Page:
WP_Error Object
    [errors] => Array
            [invalid_taxonomy] => Array
                    [0] => Invalid taxonomy.


    [error_data] => Array

    [additional_data:protected] => Array


Pollination: A Comparison of Prairies

It was with some sadness that I finished my last field work of the season at the Nature Conservancy’s Yellow Quill Prairie. It will be many long, cold months before I get to go out again. However, I was eager to get back to the office to crunch some numbers and see how the pollinator community in mixed grass prairie differed from the fescue and tall grass prairies that I’ve studied previously.


The little bluestem (Schizachyrium scoparium) had turned a lovely reddish purple by September.

One thing that was quite obvious was that I started too late. Although flowering did not get underway in the fescue prairie until well into June, I had missed some of the earliest flowering plants by starting my surveys on May 31st in the mixed grass prairie. All of the prairie crocuses (Pulsatilla patens) and most of the three-flowered avens (Geum triflorum) were already in their seed stage by then. Hopefully, I can go out a bit earlier next year to capture the pollinator activity at this important time of the year.


The three-flowered avens (Geum triflorum) were mostly in seed by the time I started my surveys.

The most commonly visited plant in the mixed grass prairie was wild bergamot (Monarda fistulosa), receiving just over a quarter of all observed visits, mainly from bees and butterflies. This species received only 3.6% of all visits in fescue prairie and less than 1% in the tall grass prairie. You may be familiar with this species because it is often available for sale at greenhouses.


Wild bergamot (Monarda fistulosa) was the most commonly visited flower, here being visited by a bee fly (Anastoechus sp.)

Showy goldenrod (Solidago nemoralis) was an interesting species because it is one of the top visited plants in all three prairie types. This suggests that it would be a particularly useful plant for prairie reclamation because of its widespread distribution and popularity with a wide number of pollinators.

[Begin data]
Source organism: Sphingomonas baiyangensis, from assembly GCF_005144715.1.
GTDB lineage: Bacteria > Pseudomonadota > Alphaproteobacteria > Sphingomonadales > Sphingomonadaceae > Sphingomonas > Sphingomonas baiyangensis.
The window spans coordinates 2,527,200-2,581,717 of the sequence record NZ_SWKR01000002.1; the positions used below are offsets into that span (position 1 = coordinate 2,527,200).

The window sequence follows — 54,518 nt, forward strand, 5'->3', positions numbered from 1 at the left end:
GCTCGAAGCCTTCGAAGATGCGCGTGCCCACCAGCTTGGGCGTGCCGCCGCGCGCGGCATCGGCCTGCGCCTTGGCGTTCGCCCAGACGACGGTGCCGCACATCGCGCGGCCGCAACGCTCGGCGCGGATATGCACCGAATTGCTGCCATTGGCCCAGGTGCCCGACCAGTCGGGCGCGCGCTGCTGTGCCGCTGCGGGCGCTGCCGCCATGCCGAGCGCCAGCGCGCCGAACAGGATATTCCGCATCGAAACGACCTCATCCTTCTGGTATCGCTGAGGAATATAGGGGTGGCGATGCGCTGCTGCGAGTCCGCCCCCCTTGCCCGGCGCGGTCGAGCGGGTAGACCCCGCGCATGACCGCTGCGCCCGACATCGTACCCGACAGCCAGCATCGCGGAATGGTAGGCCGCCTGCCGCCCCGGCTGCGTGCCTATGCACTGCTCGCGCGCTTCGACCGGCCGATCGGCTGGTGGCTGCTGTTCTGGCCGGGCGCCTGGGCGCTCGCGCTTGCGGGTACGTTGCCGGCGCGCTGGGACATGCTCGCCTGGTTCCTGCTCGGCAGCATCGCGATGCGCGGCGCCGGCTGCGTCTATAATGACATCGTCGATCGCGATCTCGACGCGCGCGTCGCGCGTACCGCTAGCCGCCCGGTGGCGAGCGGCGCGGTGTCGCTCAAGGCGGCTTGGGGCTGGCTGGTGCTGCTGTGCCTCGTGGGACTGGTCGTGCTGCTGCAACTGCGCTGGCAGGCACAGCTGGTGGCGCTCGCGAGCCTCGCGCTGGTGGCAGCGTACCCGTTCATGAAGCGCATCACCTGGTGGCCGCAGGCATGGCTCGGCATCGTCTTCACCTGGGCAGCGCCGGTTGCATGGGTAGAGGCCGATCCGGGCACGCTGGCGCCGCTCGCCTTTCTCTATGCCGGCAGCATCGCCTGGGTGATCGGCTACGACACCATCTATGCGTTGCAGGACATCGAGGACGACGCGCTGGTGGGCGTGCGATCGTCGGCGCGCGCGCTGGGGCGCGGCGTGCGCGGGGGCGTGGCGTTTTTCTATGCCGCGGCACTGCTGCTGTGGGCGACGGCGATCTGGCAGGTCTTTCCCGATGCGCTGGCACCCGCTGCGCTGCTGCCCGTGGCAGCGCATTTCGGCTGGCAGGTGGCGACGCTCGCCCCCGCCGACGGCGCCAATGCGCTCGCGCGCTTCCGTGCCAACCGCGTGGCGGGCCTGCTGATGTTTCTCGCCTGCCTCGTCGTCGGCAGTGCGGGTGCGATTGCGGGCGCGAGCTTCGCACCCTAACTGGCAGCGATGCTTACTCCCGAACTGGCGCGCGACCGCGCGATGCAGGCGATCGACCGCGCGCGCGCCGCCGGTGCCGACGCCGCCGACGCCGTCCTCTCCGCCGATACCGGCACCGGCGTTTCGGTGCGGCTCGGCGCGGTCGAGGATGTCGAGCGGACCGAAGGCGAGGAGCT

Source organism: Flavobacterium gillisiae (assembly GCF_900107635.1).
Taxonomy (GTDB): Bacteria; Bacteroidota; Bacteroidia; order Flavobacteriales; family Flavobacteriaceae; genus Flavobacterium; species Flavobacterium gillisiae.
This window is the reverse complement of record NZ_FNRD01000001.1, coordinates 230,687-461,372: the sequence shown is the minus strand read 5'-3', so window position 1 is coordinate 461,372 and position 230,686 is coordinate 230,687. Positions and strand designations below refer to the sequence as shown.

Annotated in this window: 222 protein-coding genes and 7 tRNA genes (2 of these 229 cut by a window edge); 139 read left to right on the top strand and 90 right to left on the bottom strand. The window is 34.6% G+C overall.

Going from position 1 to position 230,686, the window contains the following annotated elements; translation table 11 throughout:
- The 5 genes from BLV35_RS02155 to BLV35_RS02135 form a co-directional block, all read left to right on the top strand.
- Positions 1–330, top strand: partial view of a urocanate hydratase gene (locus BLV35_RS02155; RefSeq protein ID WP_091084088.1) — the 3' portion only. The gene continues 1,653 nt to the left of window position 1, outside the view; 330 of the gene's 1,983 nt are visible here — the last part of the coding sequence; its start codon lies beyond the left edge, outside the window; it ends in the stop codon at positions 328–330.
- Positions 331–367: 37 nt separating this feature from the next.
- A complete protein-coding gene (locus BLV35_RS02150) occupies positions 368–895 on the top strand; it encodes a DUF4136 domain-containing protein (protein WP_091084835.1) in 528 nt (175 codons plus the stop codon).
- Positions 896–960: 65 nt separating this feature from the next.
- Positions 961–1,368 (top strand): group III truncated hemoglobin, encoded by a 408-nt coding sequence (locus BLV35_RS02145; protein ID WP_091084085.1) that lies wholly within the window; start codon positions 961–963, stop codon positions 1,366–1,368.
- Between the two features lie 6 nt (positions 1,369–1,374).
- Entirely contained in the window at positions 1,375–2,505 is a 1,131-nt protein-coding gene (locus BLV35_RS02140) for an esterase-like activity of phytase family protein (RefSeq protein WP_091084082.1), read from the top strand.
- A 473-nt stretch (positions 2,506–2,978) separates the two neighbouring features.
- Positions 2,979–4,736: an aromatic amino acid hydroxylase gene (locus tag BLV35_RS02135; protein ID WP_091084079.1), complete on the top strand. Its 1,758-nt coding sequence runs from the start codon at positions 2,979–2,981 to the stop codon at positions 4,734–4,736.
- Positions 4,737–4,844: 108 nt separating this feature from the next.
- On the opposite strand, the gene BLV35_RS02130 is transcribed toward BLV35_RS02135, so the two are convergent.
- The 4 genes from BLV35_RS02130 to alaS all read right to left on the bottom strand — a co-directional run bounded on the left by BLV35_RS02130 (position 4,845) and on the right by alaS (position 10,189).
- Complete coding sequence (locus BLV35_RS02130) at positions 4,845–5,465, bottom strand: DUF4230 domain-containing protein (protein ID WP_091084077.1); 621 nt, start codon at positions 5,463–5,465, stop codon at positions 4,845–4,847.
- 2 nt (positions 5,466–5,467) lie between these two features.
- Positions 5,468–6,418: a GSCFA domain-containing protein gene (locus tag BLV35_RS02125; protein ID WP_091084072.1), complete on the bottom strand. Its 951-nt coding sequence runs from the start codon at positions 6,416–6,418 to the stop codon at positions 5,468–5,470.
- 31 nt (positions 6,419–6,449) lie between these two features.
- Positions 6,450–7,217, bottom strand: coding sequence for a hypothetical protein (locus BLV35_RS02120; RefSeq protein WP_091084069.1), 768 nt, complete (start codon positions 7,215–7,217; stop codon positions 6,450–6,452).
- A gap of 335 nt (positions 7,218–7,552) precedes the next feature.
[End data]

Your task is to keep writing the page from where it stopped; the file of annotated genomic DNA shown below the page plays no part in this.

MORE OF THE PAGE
Showy goldenrod (Solidago nemoralis) was a popular plant in mixed, fescue and tall grass prairie.

In terms of the pollinating insect community, mixed grass prairie was more similar to fescue than tall grass prairie. Bees and wasps were the dominant pollinators in mixed grass and fescue prairie whereas flies dominated in tall grass prairie, likely due to differences in moisture. Another difference was that butterflies and moths were more common pollinators in the mixed grass prairie, performing about 10% of all visits compared to 4.3% and 0.9% in fescue and tall grass prairie respectively.

The most common pollinators were bumblebees (Bombus sp.); they made almost half of all visits in the mixed grass prairie. In contrast, bumblebees were slightly more active in fescue prairie making 60% of all visits and slightly less common in tall grass prairie making 25%.


Bumblebee (Bombus sp.) visiting a sunflower (Helianthus sp.)

Until next year I’ll be enjoying looking at my photographs, and remembering the smells and sounds of the prairie.


Dr. Diana Bizecki Robson

Curator of Botany

See Full Biography

Dr. Bizecki Robson obtained a Master’s Degree in Plant Ecology at the University of Saskatchewan studying the rare plants of the mixed grass prairies. After a few years of working as an environmental consultant and sessional lecturer, she got her Ph.D. in Soil Science from the same University, this time focusing on phytoremediation of hydrocarbon-contaminated soil using native and naturalized plants. Diana joined The Manitoba Museum team in 2003.